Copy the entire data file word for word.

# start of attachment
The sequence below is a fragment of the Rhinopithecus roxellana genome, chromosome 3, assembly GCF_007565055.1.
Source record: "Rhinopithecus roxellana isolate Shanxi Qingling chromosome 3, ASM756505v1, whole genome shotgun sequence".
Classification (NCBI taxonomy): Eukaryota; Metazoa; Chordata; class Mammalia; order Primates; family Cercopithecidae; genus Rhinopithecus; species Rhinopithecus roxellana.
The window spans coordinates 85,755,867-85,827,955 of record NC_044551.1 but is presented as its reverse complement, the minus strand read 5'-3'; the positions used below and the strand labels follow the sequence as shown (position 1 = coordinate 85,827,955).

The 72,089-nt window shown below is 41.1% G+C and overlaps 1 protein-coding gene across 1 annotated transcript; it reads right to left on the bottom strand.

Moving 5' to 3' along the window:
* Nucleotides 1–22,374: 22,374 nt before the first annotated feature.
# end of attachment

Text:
The sequence below is a fragment of the Rhinopithecus roxellana genome, chromosome 3, assembly GCF_007565055.1.
Source record: "Rhinopithecus roxellana isolate Shanxi Qingling chromosome 3, ASM756505v1, whole genome shotgun sequence".
Classification (NCBI taxonomy): Eukaryota; Metazoa; Chordata; class Mammalia; order Primates; family Cercopithecidae; genus Rhinopithecus; species Rhinopithecus roxellana.
The window spans coordinates 85,755,867-85,827,955 of record NC_044551.1 but is presented as its reverse complement, the minus strand read 5'-3'; the positions used below and the strand labels follow the sequence as shown (position 1 = coordinate 85,827,955).

The 72,089-nt window shown below is 41.1% G+C and overlaps 1 protein-coding gene across 1 annotated transcript; it reads right to left on the bottom strand.

Moving 5' to 3' along the window:
* Nucleotides 1–22,374: 22,374 nt before the first annotated feature.